Warning: Your home insurance policy may contain more holes than Swiss cheese.
Home insurance frequently stops short of covering things like food that’s spoiled as a result of a power outage or a computer that's fried by a power surge. Richard Caughron, a senior product consultant at MetLife Auto & Home, suggests giving your home insurance policy a thorough read to find out which coverage you do have -- and which coverage holes you may need to fill.
Here are eight types of optional coverage that you may want to weigh for your home insurance.
1. Computer damage
Tim Dodge, a spokesman for Independent Insurance Agents & Brokers of New York, a trade group, says this option covers computer hardware, software and related components. A standard home insurance policy won't cover damage if, say, your computer is damaged by a power surge or spilled coffee. But an add-on to your policy will cover that type of damage. This extra layer of coverage should cost less than $100 a year, Dodge says.
You also can buy this type of coverage separately. It's sold by companies like ElectronicWarranty.com, SquareTrade.com and SafeWare.com. Prices vary.
2. ID theft
Insurers like MetLife and Liberty Mutual sell identity theft protection as a supplement to traditional home insurance. The annual cost, according to Dodge, is about $25. The deductible runs about $250.
What does this coverage offer? If, for instance, a cybercriminal steals your credit card numbers and makes thousands of dollars in unauthorized purchases, this coverage can help you pay to restore your "good name and credit history," Caughron says.
A standard limit for ID theft coverage is $15,000. Expenses that fall under that umbrella include replacement of income you lost because you had to take time off work to right the wrong. This coverage won't cover any unauthorized purchases, though; that's typically addressed by your credit card issuer.
3. Spoiled food
If fresh and frozen food goes bad because your refrigerator stops running during a power outage or simply goes on the fritz, optional "refrigerated contents" coverage can help you recover from this kitchen calamity. However, Dodge says, this coverage typically provides a small amount of money -- $500 to $1,500. And before collecting any money, you'd have to pay a deductible of about $100, Dodge says.
4. Content replacement
If you have coverage of $50,000 for your furniture and other household belongings but it would cost $75,000 to replace items damaged or destroyed in a fire or another covered disaster, you’d receive no more than $50,000. Standard home insurance policies reimburse you for the "actual" or depreciated cash value of your belongings. So if you forked over $1,000 a year ago for your flat-screen TV, it might be worth just $750 now, Caughron says, "and that’s all you’d get as long as your claim doesn’t exceed the policy amount."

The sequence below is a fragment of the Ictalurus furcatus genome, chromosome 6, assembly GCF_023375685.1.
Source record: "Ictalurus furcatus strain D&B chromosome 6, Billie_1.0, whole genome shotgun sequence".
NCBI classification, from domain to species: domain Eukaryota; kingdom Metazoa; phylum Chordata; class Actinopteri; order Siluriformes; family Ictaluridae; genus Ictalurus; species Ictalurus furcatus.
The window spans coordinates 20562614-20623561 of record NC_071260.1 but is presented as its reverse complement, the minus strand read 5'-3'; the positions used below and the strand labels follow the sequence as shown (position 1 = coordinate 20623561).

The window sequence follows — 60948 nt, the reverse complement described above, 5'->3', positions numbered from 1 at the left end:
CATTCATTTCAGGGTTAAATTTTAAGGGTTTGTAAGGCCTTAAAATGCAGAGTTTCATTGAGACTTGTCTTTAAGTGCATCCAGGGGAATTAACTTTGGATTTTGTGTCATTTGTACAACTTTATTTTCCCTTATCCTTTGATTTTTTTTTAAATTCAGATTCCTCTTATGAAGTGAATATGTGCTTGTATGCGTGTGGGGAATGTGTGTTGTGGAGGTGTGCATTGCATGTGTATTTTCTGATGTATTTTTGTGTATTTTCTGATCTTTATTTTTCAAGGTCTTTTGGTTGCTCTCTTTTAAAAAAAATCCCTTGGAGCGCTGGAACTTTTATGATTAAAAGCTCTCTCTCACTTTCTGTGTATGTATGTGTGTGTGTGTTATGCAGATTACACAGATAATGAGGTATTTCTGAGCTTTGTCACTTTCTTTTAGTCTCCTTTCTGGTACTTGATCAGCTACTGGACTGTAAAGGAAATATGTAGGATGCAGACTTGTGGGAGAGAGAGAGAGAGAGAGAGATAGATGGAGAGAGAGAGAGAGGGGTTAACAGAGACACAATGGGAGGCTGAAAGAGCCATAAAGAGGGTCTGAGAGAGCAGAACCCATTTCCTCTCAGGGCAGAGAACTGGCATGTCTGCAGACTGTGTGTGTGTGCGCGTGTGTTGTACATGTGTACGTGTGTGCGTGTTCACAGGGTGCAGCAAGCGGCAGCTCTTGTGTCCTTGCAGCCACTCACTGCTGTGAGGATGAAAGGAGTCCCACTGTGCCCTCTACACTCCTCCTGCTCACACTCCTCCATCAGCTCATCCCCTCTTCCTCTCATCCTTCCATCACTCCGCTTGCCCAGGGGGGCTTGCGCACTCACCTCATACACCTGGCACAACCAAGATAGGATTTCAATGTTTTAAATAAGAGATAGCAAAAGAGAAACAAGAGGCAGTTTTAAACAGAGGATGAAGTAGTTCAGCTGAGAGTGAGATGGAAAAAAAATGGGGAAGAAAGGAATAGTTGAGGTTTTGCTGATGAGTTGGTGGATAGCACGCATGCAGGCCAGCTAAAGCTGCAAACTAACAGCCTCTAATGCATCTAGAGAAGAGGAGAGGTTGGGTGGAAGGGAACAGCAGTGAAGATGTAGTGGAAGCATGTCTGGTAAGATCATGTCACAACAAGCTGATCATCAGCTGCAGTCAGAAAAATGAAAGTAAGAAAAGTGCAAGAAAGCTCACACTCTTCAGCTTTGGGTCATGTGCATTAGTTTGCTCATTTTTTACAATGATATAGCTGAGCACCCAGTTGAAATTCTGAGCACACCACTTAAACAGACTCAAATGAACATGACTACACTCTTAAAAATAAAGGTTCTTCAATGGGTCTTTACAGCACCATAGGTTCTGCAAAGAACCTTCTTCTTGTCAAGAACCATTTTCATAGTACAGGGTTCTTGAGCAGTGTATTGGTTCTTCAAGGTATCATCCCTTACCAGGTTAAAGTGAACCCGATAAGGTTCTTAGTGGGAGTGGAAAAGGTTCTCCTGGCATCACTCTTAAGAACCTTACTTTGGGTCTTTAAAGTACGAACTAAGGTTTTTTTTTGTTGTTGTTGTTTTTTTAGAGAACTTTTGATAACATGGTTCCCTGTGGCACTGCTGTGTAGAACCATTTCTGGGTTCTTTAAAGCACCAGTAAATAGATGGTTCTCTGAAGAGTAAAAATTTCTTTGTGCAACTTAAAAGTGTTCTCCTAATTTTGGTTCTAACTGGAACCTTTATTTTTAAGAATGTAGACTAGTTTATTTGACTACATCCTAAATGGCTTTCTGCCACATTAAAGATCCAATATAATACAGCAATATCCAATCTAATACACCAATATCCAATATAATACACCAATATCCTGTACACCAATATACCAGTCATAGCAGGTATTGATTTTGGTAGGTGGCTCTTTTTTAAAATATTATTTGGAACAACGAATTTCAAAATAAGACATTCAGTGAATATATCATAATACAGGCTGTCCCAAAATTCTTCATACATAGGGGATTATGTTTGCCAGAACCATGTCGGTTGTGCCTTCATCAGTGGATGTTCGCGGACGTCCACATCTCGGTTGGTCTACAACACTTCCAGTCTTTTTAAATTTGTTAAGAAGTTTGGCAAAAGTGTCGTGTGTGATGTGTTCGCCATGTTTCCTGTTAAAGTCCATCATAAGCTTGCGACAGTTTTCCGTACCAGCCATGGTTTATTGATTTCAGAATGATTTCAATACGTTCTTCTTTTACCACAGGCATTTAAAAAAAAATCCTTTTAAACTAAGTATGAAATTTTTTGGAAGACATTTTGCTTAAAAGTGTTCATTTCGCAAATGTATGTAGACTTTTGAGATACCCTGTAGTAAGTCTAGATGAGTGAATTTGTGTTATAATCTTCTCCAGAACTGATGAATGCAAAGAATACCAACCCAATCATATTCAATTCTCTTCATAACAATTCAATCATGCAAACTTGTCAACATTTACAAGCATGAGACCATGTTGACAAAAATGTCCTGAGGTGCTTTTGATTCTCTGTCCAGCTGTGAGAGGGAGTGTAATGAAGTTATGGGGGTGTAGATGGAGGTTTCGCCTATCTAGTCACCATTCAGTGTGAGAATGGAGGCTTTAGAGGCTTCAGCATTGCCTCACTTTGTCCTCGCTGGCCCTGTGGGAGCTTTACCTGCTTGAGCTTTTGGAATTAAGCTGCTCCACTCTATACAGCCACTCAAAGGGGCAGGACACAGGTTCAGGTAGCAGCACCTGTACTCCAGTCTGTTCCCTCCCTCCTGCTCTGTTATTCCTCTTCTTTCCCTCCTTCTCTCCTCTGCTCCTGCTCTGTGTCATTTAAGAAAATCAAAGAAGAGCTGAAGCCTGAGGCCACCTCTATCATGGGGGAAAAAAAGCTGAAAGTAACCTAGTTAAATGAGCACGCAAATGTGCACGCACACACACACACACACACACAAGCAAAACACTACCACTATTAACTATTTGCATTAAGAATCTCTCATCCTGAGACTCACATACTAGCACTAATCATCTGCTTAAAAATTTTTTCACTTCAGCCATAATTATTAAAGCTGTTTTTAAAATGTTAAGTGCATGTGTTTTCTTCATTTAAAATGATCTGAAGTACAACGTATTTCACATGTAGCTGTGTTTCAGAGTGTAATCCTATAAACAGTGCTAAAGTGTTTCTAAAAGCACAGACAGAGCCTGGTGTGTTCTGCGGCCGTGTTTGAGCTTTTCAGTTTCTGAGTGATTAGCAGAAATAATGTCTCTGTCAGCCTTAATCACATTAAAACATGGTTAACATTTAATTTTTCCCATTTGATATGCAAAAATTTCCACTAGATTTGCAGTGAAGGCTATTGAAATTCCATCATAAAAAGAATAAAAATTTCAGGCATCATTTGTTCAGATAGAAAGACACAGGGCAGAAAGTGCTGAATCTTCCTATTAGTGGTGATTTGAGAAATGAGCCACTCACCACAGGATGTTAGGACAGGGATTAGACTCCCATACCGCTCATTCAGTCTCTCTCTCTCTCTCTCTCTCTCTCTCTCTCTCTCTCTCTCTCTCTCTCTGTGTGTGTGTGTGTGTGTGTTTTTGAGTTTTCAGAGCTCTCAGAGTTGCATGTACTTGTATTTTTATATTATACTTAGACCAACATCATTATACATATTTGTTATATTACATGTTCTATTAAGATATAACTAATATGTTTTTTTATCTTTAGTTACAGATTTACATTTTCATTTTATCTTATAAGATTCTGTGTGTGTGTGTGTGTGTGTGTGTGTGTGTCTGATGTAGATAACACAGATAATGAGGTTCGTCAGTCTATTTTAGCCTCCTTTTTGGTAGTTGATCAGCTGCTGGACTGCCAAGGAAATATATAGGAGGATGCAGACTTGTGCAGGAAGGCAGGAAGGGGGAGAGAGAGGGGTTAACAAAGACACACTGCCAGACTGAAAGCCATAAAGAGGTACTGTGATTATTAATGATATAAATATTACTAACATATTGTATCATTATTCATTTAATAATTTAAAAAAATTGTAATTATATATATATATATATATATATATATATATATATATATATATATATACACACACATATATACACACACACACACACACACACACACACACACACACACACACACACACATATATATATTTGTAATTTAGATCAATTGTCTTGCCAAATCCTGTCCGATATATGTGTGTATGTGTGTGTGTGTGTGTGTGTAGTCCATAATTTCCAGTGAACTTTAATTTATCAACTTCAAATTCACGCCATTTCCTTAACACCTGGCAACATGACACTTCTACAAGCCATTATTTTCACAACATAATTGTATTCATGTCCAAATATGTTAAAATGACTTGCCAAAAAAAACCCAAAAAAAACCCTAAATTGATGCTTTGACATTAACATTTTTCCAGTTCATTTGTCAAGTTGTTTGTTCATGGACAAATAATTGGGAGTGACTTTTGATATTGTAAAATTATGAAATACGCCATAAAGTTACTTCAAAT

With "replacement cost" coverage, you’d be given enough money to fully replace your lost items, Caughron says. The cost for this coverage varies widely; it's based largely on the amount of coverage you want.
5. Personal injury
Personal injury coverage pays for legal bills in case you’re sued for slander, libel or other similar issues; it doesn't refer to physical injuries. Dodge says he bought this coverage for himself for less than $20 a year after Long Island teenager sued Facebook and four of her former high school classmates in 2009. The $3 million lawsuit claimed the ex-classmates disparaged her on the social media site.
“The case against Facebook was thrown out, but the case against the teens was not," Dodge says. "Unless their parents had personal injury coverage, they had to pay for their lawyers and any settlement out of pocket."
This extra coverage may cost as little as $20 a year, Dodge says. Plus, there's no deductible.
6. Inflation protection
For an extra cost, an "inflation guard" increases the amount of your home insurance to keep up with inflation so that you can maintain adequate coverage to replace your home in case of a disaster. "It automatically adjusts the coverage limits when you renew your policy to reflect current construction costs in your area," says Loretta Worters, a spokeswoman for the nonprofit Insurance Information Institute.
7. Code upgrades
Caughron says "ordinance or law” is a type of coverage that "is not well understood by the general public."
Standard insurance normally won't pay for the extra costs associated with making sure your home meets new building codes or ordinances when it needs to be fixed. So if your community has imposed new rules about roofing or plumbing since your home was built, you'd have to pay for related upgrades out of your own pocket.
That's where "ordinance or law" coverage can come in handy. If your home is insured for $200,000 and you tack on this extra coverage, your policy generally would cover code or ordinance upgrades up to 10 percent of the insured amount, or $20,000. Higher coverage amounts are available; MetLife recommends "ordinance or law" coverage totaling at least 30 percent of the insured amount.
8. Water or sewage backups
One of a homeowner's biggest fears is coping with a sewer or drain backup or a non-pumping sump pump. You can ease those fears with what Caughron calls "one of the most important" coverage options available to homeowners.
Home insurers like Allstate and MetLife sell coverage to pay for repairing backup- or pump-related damage; coverage amounts range from $5,000 to $250,000. Of course, you'd have to pay a deductible if you file a claim.
"Higher coverage amounts are advisable if you have valuables in the area around drains and sump pumps on the lowest floor of the house,” Caughron says.